En Evaluando los impactos de la gentrificación ambiental en barrios históricamente vulnerables de Barcelona, Anguelovski utiliza seis indicadores: inquilinos con título universitario; inmigrantes no comunitarios y los procedentes de países ricos; residentes de más de 65 años solos; incremento de la renta de los habitantes, y valor de la vivienda. Hay gentrificación verde cuando confluyen tres de estos parámetros, como ha pasado en los parques del Poblenou y Nova Icària, ambos en Sant Martí, y en los jardines Príncep de Girona, en Horta. “Los cambios demográficos más importantes se han manifestado en el parque del Poblenou donde los vecinos con un mínimo de una licenciatura que viven a 100 metros de la zona verde aumentó en un 689% frente al 139% del conjunto de Sant Martí. También en los parques de las Cascades, Port Olímpic, Nova Icària y Carles I hubo un incremento, del 473%, frente al citado 139% de Sant Martí y el 127% de Ciutat Vella, de 1991 al 2001”, dice Anguelovski. Asimismo, los ingresos de las familias más cercanas al parque del Poblenou subieron en cinco años un 20,53% frente al 2,8% de media del conjunto de Sant Martí, y los extranjeros llegados de países del norte crecieron un 3.791 % en comparación al 228% de todo el distrito.

Sant Martí, y en concreto el Poblenou, es la zona de Barcelona donde se aprecia más este fenómeno. “El reverdecimiento de este ámbito del litoral ha ido acompañado de promociones inmobiliarias. Mientras que en barriadas estigmatizadas de Nou Barris o de Sant Andreu no ha habido gentrificación, sino todo lo contrario, sospechamos que han sido las que han recibido a los ciudadanos pobres expulsados de sus barrios”. Teniendo en cuenta que vivir cerca de una zona verde mejora la salud, tal como ha demostrado el Centre de Recerca en Epidemiologia Ambiental (Creal) de Barcelona en varios estudios, el ICTA pone estos datos al servicio de las administraciones para promover justicia ambiental.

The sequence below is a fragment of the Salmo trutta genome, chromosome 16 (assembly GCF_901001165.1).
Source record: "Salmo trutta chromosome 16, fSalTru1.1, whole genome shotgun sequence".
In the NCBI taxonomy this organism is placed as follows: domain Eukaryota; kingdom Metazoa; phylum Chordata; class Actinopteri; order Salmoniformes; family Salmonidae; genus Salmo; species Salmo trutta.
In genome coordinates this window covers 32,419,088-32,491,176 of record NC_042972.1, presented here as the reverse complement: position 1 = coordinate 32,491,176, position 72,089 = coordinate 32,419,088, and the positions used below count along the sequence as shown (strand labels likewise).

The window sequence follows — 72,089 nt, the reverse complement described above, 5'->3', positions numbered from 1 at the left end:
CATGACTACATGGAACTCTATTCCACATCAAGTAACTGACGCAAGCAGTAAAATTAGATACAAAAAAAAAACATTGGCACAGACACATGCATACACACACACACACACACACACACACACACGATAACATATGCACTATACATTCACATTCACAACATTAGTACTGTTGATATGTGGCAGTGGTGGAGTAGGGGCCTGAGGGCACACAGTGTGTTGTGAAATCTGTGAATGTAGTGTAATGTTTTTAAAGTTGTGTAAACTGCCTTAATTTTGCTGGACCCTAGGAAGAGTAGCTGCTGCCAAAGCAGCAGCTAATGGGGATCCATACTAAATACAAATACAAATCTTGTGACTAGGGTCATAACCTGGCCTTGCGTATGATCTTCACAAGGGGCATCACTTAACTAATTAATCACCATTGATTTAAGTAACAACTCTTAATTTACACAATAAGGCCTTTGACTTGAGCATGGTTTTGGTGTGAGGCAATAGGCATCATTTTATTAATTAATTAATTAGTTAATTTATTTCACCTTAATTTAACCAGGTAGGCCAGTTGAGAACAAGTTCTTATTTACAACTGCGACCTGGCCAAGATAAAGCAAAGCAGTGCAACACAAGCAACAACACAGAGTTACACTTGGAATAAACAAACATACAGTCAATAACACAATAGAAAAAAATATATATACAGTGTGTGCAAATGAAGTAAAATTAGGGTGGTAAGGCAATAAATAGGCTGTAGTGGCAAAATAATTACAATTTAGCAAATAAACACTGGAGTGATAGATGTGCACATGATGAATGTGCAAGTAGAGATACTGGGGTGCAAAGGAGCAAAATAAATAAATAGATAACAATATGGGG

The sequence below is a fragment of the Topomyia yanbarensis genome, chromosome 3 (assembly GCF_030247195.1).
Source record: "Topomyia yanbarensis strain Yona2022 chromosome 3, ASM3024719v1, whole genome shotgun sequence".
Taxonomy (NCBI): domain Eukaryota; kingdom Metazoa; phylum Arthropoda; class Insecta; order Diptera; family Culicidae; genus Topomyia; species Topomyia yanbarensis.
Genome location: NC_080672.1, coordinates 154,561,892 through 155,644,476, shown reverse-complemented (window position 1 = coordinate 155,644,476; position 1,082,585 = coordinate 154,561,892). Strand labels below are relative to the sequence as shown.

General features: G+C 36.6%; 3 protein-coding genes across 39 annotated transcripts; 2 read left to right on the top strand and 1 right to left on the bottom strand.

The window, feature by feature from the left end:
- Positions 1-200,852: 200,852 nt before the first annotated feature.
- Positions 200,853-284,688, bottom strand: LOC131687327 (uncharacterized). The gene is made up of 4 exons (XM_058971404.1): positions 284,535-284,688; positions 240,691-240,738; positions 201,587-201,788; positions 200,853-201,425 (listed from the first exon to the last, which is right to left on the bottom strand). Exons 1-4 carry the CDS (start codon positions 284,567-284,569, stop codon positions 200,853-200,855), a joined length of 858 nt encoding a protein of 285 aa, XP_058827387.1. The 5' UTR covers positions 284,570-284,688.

Y para profundizar en este nuevo campo, Anguelovski coordinará desde Barcelona un extenso trabajo, financiado por la UE (Starting Grant del European Research Council) con 1,5 millones de euros, en el que se comparará la situación de 20 ciudades de Europa y otras 20 de EE.UU. “Haremos un ranking de las poblaciones ambientalmente más justas y determinaremos su impacto social y en la salud”, concluye Anguelovski .